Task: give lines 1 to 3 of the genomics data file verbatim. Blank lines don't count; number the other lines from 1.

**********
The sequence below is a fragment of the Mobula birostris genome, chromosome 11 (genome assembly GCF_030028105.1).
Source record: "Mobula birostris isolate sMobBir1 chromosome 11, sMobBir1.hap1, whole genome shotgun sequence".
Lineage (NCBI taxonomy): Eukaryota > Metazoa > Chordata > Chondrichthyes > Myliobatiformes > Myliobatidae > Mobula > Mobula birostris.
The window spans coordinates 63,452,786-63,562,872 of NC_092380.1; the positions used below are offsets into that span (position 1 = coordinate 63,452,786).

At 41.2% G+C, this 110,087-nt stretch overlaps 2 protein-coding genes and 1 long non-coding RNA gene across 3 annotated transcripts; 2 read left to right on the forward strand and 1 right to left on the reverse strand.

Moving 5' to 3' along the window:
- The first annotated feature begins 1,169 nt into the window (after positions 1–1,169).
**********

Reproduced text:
The sequence below is a fragment of the Mobula birostris genome, chromosome 11 (genome assembly GCF_030028105.1).
Source record: "Mobula birostris isolate sMobBir1 chromosome 11, sMobBir1.hap1, whole genome shotgun sequence".
Lineage (NCBI taxonomy): Eukaryota > Metazoa > Chordata > Chondrichthyes > Myliobatiformes > Myliobatidae > Mobula > Mobula birostris.